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On the Advanced X-ray Astrophysics Facility Finally, elimination of the servicing aspect of the program reduces net observing time by a factor that is less than 2, since in the restructured mission, AXAF-S and AXAF-I will be operated independently. Perhaps the most serious loss in this regard involves the capability of fielding new instrumentation that might have capitalized on future technological advances or been designed specifically to follow up earlier AXAF discoveries. It seems likely, however, that alternative, post-AXAF mission scenarios could prove equally effective as platforms for fielding new instrumentation, perhaps even in a more cost-effective manner. The restructured AXAF mission maintains essentially all of the outstanding scientific capabilities of the baseline mission. The angular resolution of AXAF-I is more than an order of magnitude better than that offered by any other mission under development or even in the planning stages. The U.S. investment in high-precision x-ray optics makes AXAF-I unique in its capabilities to undertake x-ray investigations on the largest scales and at the earliest epochs of the universe. Similarly, the broad-band, nondispersive spectroscopy enabled by the development of the micro-calorimeter (the XRS) is maintained in the restructured mission. AXAF-S will provide a combination of high sensitivity and high spectral resolution in the important energy region above 4 keV that is unavailable with any other planned missions. Its capabilities for high-resolution spectroscopy of extended sources are particularly notable and unique in comparison with those of dispersive spectrometers. The restructured AXAF program continues to provide unmatched angular resolution, spectral resolution, and sensitivity that will make it the centerpiece of international efforts in x-ray astronomy for the foreseeable future. When the AXAF-I and AXAF-S spacecraft are launched at the end of this decade, they will provide unique capabilities permitting major advances in our understanding of the universe. References 1. Committee on Space Astronomy and Astrophysics, Space Science Board, A Strategy for Space Astronomy and Astrophysics for the 1980s, National Academy of Sciences, Washington, D.C., 1979. 2. Astronomy Survey Committee, Astronomy and Astrophysics for the 1980's, Volume I, National Academy Press, Washington, D.C., 1982. 3. Committee on Space Astronomy and Astrophysics, Space Science Board, Long-Lived Space Observatories for Astronomy and Astrophysics, National Academy Press, Washington, D.C., 1987. file:///C|/SSB_old_web/axaf93ltr.htm (7 of 8) [6/21/2004 8:54:40 AM]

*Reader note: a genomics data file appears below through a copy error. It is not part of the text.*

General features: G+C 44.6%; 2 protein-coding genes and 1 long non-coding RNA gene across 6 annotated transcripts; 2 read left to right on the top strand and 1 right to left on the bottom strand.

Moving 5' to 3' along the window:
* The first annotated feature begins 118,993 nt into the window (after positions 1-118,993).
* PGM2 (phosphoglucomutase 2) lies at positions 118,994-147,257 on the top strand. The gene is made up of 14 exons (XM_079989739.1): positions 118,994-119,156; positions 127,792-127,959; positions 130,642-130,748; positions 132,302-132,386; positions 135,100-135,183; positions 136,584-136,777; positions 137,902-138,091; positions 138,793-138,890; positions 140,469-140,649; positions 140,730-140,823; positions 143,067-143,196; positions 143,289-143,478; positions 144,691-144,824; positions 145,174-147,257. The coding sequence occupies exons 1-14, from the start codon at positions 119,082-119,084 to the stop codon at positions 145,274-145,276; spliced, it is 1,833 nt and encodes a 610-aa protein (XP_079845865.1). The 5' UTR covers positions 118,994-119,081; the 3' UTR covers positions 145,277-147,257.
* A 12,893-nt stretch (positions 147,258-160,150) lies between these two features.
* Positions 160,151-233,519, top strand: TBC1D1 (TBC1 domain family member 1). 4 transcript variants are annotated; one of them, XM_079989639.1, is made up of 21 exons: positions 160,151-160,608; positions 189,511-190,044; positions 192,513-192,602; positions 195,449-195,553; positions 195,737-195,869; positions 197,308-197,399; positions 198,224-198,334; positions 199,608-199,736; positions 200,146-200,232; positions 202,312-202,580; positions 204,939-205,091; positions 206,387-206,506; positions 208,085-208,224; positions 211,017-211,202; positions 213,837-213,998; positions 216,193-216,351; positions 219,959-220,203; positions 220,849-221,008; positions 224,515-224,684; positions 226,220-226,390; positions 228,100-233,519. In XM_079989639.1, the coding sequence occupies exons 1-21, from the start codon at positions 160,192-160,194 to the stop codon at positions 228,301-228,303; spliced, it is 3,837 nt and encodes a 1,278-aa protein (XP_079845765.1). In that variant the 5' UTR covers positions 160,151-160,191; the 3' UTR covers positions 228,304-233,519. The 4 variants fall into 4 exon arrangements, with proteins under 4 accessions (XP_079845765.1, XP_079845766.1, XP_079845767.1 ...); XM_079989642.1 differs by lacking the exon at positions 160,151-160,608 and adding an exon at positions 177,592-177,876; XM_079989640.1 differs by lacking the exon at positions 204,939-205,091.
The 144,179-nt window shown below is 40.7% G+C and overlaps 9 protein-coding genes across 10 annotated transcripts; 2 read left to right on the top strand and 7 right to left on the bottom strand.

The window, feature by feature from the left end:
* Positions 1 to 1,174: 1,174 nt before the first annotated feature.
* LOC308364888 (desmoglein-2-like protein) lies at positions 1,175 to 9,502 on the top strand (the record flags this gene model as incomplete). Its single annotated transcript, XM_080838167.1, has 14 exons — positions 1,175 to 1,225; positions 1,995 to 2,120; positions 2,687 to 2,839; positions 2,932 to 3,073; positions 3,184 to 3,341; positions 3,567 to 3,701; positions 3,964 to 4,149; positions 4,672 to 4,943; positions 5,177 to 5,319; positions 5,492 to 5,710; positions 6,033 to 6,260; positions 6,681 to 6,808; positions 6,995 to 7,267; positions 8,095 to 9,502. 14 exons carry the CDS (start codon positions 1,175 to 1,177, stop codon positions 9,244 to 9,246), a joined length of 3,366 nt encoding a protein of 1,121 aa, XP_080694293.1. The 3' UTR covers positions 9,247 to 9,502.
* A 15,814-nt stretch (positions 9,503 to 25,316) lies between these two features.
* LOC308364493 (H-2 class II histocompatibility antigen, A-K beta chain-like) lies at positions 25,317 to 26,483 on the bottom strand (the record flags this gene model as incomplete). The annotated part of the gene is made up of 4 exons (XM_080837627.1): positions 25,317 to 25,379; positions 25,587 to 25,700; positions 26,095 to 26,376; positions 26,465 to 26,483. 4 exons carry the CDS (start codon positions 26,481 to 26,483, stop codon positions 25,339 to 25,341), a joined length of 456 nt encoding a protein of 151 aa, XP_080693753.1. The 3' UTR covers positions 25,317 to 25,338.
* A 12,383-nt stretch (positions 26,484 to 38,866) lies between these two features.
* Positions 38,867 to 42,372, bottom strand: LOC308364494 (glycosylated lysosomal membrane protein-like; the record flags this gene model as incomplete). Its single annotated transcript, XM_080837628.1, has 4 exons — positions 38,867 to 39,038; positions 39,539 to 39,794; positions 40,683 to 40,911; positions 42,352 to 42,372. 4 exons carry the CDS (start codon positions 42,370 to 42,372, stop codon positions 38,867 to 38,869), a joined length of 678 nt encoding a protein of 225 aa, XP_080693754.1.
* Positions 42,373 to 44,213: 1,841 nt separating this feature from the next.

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On the Advanced X-ray Astrophysics Facility 4. Task Group on Astronomy and Astrophysics, Space Science Board, Space Science in the 21st Century, National Academy Press, Washington, D.C., 1988. 5. Astronomy and Astrophysics Survey Committee, Board on Physics and Astronomy, The Decade of Discovery in Astronomy and Astrophysics, National Academy Press, Washington, D.C., 1991. Membership Lists Last update 9/5/00 at 9:40 am Site managed by Anne Simmons, Space Studies Board The National Academies Current Projects Publications Directories Search Site Map Feedback file:///C|/SSB_old_web/axaf93ltr.htm (8 of 8) [6/21/2004 8:54:40 AM]